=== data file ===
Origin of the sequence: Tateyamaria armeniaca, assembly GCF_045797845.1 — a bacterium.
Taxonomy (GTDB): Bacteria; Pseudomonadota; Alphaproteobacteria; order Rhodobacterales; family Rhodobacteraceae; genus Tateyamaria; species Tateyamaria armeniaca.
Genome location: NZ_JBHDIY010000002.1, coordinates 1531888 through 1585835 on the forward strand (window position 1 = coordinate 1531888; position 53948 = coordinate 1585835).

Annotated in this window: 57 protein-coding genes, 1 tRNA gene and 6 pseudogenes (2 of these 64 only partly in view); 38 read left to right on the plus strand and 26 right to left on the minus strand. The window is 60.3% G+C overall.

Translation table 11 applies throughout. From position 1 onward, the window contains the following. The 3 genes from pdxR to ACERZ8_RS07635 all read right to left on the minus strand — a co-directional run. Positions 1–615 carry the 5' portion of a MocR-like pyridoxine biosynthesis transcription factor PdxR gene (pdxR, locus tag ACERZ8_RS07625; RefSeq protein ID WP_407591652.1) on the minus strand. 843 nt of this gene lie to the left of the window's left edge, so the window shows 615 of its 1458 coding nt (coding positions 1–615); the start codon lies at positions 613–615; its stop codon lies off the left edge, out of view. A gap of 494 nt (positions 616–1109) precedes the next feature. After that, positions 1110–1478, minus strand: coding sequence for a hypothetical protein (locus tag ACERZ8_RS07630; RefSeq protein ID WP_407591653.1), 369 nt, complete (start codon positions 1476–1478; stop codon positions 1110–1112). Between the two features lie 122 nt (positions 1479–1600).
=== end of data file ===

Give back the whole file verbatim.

Origin of the sequence: Tateyamaria armeniaca, assembly GCF_045797845.1 — a bacterium.
Taxonomy (GTDB): Bacteria; Pseudomonadota; Alphaproteobacteria; order Rhodobacterales; family Rhodobacteraceae; genus Tateyamaria; species Tateyamaria armeniaca.
Genome location: NZ_JBHDIY010000002.1, coordinates 1531888 through 1585835 on the forward strand (window position 1 = coordinate 1531888; position 53948 = coordinate 1585835).

Annotated in this window: 57 protein-coding genes, 1 tRNA gene and 6 pseudogenes (2 of these 64 only partly in view); 38 read left to right on the plus strand and 26 right to left on the minus strand. The window is 60.3% G+C overall.

Translation table 11 applies throughout. From position 1 onward, the window contains the following. The 3 genes from pdxR to ACERZ8_RS07635 all read right to left on the minus strand — a co-directional run. Positions 1–615 carry the 5' portion of a MocR-like pyridoxine biosynthesis transcription factor PdxR gene (pdxR, locus tag ACERZ8_RS07625; RefSeq protein ID WP_407591652.1) on the minus strand. 843 nt of this gene lie to the left of the window's left edge, so the window shows 615 of its 1458 coding nt (coding positions 1–615); the start codon lies at positions 613–615; its stop codon lies off the left edge, out of view. A gap of 494 nt (positions 616–1109) precedes the next feature. After that, positions 1110–1478, minus strand: coding sequence for a hypothetical protein (locus tag ACERZ8_RS07630; RefSeq protein ID WP_407591653.1), 369 nt, complete (start codon positions 1476–1478; stop codon positions 1110–1112). Between the two features lie 122 nt (positions 1479–1600).